These are all recent fatalities. One of the authors of the above-mentioned book has speculated that the ballparks are built bigger and bigger, and therefore the falls are higher and higher. So was baseball safer in the “good old days?” Lord, no. Old stadiums were wooden deathtraps that were designed to cram as many paying customers together as humanly possible, safety be damned.
On August 8, 1903, a bunch of fans in Philadelphia’s Baker Bowl crowded the bleachers to watch a fight on the street outside the park. A portion of the left field bleachers collapsed, killing 12 people and injuring more than 200. There was another collapse there on May 14, 1927, as a crowd of fans fleeing a rainstorm caused a portion of the right field stands collapsed. About 50 people were injured in the collapse and subsequent panic, and one person died of heart failure. The poor condition of the stadium played a part in that disaster.
Yankee Stadium was the scene of a similar riot on May 19, 1929, as a large crowd tried to seek cover in a sudden rainstorm. More than 30 people were hurt, many of which were young boys who had come out to watch their hero, Babe Ruth. They were caught up in the retreating crowd and trampled underfoot. The majority of the crowd was unaware of what happened, as the horror took place out of sight. They only knew something awful happened when Ruth ran to home plate, cupped his hands to his mouth and shouted, “There has been an accident — will any physicians in the crowd please come to the club offices at once.”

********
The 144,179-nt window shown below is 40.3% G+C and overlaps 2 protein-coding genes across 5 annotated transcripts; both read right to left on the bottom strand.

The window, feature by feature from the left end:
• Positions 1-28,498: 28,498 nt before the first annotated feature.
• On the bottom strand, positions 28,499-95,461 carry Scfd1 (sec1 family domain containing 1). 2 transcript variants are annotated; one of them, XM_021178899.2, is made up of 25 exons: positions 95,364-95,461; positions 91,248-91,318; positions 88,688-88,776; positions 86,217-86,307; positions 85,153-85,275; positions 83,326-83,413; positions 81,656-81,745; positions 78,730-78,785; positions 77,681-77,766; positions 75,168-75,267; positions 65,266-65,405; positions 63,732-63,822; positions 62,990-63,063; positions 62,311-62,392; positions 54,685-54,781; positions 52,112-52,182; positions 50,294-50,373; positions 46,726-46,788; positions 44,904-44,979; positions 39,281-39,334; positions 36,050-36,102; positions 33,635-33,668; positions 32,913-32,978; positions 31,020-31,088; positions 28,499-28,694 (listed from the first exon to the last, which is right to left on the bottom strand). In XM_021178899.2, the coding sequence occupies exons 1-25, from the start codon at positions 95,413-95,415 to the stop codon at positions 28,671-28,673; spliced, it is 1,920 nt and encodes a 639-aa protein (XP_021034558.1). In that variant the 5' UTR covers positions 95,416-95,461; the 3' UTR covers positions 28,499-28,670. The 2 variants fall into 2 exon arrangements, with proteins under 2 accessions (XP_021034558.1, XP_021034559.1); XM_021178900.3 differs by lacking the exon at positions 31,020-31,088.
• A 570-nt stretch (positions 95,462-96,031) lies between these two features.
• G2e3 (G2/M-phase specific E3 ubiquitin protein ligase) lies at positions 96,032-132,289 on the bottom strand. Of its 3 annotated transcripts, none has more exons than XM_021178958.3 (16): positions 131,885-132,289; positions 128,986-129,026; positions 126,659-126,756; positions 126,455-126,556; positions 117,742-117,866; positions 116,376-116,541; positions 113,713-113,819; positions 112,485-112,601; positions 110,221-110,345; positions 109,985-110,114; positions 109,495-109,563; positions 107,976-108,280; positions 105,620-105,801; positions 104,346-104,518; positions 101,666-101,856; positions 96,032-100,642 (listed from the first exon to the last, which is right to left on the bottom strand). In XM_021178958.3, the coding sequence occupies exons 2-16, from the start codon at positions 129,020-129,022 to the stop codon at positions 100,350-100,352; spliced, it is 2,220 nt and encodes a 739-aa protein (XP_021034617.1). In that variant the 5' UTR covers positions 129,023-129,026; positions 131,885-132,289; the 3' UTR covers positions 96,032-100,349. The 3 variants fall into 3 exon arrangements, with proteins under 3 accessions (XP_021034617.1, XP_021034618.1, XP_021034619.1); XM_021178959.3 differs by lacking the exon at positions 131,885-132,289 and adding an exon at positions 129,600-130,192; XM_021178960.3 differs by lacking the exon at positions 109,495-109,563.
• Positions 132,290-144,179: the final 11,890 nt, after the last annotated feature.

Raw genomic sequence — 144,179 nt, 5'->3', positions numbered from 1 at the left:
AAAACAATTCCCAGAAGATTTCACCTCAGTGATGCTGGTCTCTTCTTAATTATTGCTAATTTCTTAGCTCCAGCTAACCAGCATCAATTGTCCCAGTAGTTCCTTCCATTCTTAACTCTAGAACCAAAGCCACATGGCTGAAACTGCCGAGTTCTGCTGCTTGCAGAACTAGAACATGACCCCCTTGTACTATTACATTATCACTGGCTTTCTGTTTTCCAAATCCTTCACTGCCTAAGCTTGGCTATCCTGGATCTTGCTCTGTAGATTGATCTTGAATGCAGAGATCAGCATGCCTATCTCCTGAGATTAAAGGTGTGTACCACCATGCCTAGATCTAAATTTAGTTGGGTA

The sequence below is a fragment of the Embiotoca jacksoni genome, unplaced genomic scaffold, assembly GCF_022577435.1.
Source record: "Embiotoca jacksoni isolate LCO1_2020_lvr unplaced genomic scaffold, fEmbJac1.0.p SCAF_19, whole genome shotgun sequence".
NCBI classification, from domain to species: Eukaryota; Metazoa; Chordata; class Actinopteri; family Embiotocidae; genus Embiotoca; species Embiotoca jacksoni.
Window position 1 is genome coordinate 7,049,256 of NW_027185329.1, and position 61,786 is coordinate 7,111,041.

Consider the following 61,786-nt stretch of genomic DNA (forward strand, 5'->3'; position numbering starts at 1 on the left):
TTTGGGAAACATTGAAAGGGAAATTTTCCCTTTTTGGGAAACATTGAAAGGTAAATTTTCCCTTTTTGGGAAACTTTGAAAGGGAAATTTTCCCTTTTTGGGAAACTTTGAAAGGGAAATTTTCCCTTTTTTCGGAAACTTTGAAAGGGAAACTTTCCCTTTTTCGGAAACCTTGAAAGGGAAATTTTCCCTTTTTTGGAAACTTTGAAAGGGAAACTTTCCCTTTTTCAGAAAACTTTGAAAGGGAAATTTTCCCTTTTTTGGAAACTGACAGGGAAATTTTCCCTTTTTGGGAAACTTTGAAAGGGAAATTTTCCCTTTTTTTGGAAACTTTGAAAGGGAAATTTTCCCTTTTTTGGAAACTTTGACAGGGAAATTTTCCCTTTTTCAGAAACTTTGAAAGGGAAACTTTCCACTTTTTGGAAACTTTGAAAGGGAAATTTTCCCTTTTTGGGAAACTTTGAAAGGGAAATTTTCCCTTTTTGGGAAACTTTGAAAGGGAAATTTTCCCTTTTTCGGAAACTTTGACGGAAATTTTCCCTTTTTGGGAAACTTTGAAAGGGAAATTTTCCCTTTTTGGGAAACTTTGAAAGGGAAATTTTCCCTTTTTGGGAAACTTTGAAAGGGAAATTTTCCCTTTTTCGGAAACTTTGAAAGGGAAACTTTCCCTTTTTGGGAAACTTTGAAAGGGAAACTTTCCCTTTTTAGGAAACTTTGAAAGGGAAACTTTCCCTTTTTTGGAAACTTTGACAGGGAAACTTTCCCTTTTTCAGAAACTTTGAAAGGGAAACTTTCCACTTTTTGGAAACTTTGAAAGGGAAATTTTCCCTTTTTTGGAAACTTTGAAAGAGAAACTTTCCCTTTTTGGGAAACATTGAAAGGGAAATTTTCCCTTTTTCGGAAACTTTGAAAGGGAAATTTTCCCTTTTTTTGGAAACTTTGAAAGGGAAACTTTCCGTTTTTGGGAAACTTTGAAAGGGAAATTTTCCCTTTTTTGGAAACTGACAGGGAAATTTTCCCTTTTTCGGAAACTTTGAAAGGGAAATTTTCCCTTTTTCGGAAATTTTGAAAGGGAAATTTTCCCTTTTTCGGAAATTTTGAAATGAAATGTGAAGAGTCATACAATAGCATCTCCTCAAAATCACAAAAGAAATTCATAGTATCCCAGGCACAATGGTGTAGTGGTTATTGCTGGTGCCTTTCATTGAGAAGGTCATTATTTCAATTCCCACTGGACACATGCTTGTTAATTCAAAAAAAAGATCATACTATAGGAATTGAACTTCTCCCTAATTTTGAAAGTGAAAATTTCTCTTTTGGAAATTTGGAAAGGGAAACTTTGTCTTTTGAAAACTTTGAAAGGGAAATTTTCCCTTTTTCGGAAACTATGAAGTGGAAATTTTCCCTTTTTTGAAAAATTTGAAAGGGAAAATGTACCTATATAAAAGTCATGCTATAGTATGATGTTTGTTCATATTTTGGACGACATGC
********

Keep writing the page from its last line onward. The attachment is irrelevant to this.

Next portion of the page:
Eleanor Price, a 17-year-old college student who had accompanied her younger brother George, was carried into the Yankees offices and died of her injuries there. According to the Daily News, “Her chest was crushed into her backbone and all her ribs smashed.” Joseph Carter, 60, was also killed.
Baltimore’s Memorial Stadium was the scene of an escalator-related disaster on May 2, 1954. A group of children were rushing up the moving stairway to get to their seats. The problem was that the escalator was 40 inches wide, and the exit was just 28 inches wide. There was a jam at the top of the stairs, which led to children being piled on top of one another. Many of the 40 who were injured suffered gashes to legs and feet from the escalator steps. One injured girl looked “like she had been clawed by an animal,” reports said. Annette Constantini, 14, suffered head injuries and was killed.
Then there was Bernard Lawrence Doyle, 54, who took the son of a friend to the Polo Grounds on July 4, 1950 to see the Giants play the Dodgers in a doubleheader. About an hour before the game, he suddenly slumped forward, bleeding from his ears. Doyle, a former boxing manager and a railway employee, had been shot in the head in Section 42, Row 3 and was killed instantly. As police later determined, the bullet had been fired by 14-year-old Robert Peeples, who lived next to the Polo Grounds. He had found a gun with one bullet in it and waited until the Fourth of July to fire it into the air. The bullet happened to land right where Doyle was sitting.
In 2018, MLB teams drew a total of 69,671,272 fans. There was one fatality. So, the odds are overwhelming that the worst thing that will happen to you is that your team will lose or your kids will con you into buying overpriced souvenirs. Still, be careful out there!